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A report released by the International Atomic Energy Agency (IAEA) has cited “increasing concerns” that Iran is edging ever closer toward the development of nuclear weapons. Adding fuel to those concerns is that the release of the UN report came only days before the Islamist state’s nuclear power plant at Bushehr finally came online for the first time.
Specifically, the nine-page IAEA report cited “extensive” evidence that Iran, in defiance of UN- imposed sanctions, has not suspended its “enrichment-related activities.” Instead, Iran has boosted the production of enriched uranium and upgraded it closer to the level of nuclear weapons-grade. Furthermore, the IAEA found the Iranians continuing to work on heavy water-related projects, including the construction of a heavy water research reactor.
The IAEA report also cited concern over Iran moving its nuclear fuel production program to a well-protected underground bunker outside the Iranian holy city of Qum, a move made earlier in 2011 by the Iranians in an attempt to better protect the program from an air or cyber attack.
The Iranian actions have led the IAEA to conclude that it is unable to provide “credible assurance” about the absence of undeclared nuclear material in Iran. However, what the IAEA could confirm was that it was receiving new information about “activities related to the development of a nuclear payload for a missile.”
That finding, however, should come as little surprise given that an analysis from the Institute for Science and International Security (ISIS) has cited Iran’s own admission that since 2007 it has produced more than 4,500 kilograms of enriched uranium, enough to make four nuclear weapons.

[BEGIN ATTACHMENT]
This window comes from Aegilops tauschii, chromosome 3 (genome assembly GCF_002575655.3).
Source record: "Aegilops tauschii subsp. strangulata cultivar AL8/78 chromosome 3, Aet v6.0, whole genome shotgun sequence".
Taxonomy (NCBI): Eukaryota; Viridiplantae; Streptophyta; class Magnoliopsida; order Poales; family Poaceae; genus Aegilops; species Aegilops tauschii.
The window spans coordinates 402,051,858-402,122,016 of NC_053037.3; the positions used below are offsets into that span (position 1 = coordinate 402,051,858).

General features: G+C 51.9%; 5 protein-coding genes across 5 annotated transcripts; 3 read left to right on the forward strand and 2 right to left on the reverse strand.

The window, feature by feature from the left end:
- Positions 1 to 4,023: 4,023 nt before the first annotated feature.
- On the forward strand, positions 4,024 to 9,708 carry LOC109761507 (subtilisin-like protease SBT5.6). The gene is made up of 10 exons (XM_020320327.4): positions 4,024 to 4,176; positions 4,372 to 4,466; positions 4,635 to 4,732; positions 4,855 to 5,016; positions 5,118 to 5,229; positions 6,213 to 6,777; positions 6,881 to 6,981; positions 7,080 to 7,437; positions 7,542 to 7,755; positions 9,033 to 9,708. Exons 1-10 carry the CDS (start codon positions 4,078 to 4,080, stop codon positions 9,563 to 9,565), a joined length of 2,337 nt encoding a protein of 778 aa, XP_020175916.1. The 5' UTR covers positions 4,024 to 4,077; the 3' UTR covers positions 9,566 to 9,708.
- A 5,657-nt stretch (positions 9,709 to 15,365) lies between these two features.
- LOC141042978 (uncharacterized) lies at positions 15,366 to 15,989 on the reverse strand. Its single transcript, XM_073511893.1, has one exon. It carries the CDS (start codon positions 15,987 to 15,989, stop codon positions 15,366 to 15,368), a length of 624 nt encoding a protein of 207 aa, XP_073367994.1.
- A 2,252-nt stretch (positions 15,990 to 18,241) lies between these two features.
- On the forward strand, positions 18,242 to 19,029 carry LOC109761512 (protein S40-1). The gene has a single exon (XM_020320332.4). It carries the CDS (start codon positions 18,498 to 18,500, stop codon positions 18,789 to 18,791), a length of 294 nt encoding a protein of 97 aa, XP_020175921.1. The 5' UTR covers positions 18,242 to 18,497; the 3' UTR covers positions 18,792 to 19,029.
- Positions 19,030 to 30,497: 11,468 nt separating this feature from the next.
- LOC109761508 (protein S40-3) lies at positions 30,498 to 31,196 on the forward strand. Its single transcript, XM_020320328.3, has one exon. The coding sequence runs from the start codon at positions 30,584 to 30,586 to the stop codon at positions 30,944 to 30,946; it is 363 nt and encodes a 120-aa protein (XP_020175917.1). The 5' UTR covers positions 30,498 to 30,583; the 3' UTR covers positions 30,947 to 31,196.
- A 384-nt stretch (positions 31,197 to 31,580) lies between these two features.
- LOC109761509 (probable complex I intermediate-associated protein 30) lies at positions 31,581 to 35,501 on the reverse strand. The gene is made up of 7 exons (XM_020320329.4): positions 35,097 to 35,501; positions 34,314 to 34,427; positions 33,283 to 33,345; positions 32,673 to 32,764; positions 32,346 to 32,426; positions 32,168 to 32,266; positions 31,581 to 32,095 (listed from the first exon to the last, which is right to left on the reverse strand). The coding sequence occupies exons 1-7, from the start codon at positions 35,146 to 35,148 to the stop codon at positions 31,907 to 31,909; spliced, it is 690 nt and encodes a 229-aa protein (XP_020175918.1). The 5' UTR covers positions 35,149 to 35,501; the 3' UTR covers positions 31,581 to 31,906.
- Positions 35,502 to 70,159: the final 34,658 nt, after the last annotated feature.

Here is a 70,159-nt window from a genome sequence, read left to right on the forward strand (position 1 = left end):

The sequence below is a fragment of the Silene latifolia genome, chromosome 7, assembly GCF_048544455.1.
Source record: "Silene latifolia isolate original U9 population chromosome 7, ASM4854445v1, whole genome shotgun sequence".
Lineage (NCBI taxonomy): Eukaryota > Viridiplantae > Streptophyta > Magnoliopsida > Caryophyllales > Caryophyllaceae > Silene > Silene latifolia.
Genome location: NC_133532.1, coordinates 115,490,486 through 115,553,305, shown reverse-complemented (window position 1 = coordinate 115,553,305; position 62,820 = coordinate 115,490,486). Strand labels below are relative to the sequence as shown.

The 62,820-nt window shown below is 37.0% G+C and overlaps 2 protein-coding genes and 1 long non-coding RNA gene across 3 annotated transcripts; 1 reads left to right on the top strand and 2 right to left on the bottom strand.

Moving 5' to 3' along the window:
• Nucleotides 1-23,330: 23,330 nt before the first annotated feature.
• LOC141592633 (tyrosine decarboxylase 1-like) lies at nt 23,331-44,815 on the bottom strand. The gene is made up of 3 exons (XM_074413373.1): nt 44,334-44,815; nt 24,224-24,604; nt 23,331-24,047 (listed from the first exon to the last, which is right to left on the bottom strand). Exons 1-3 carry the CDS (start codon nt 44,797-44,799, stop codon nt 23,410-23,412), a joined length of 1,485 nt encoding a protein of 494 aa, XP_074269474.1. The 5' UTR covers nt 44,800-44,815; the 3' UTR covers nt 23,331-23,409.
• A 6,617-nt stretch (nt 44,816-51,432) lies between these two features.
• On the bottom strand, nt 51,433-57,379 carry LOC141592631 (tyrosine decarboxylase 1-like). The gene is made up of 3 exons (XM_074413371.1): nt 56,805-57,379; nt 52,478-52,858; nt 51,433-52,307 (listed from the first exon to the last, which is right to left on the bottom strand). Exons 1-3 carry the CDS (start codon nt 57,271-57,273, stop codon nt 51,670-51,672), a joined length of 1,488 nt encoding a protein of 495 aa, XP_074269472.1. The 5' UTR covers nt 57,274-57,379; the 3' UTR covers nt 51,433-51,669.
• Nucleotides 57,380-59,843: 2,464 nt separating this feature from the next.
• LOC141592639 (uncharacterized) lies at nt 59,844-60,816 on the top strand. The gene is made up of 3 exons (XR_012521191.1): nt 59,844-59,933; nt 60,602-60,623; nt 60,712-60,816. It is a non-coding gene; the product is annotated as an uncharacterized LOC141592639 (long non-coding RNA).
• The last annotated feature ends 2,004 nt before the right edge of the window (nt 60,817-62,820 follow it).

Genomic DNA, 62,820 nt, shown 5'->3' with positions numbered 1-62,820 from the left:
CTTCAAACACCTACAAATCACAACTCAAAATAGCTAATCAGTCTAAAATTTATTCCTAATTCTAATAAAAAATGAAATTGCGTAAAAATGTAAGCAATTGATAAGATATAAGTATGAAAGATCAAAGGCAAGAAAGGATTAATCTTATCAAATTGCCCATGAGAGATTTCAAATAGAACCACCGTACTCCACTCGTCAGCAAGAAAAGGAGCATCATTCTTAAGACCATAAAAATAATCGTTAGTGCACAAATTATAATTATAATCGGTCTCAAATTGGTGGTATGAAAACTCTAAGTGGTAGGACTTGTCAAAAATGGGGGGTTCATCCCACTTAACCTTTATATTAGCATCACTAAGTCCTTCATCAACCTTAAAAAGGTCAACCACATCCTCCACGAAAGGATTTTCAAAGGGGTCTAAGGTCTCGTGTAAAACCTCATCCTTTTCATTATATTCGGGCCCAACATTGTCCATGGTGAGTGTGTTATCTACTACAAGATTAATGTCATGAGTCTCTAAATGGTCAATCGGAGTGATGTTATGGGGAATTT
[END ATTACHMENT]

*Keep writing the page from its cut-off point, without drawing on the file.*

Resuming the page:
For those who believe Iran is in the final laps in its race to develop nuclear weapons, those fears were further amplified when the release of the IAEA report was shortly followed by Iran’s declaration that its Bushehr nuclear power plant had finally come online. Despite being dogged by years of delays, the nuclear plant, built with Russian assistance, has now begun producing nuclear fuel for Iran’s national electrical grid
Somewhat surprisingly, the Iranian response to the IAEA report was decidedly upbeat, given the Islamist state has repeatedly claimed over the years that Western demands against its nuclear program have been politically driven and without merit.
In fact, Iran’s ambassador to the IAEA, Ali Asgshar Soltanieh, went so far as to say the IAEA report had some positive parts, calling it “a step forward.” Apparently he believed the report actually verified Iran’s transparency about its nuclear program. According to Soltanieh, the IAEA had really discovered “The cooperation of our country (Iran) in the provision of information and clearing up ambiguities.”
Taking the cooperation theme to the next level, Fereydoun Abbasi, director of the Atomic Energy Organization of Iran (AEOI), then offered to halt Iran’s four-year attempt to stop the IAEA from investigating intelligence reports that Iran was conducting work on several components of a nuclear weapons program, including designing blueprints for a nuclear missile.
Instead, Abbasi proffered to open up Iran’s nuclear program to full IAEA supervision in exchange for the UN ending all the embargos it had levied against the Islamist state since 2006. Currently, Iran is under four sets of UN Security Council sanctions for refusing to freeze enrichment activities.
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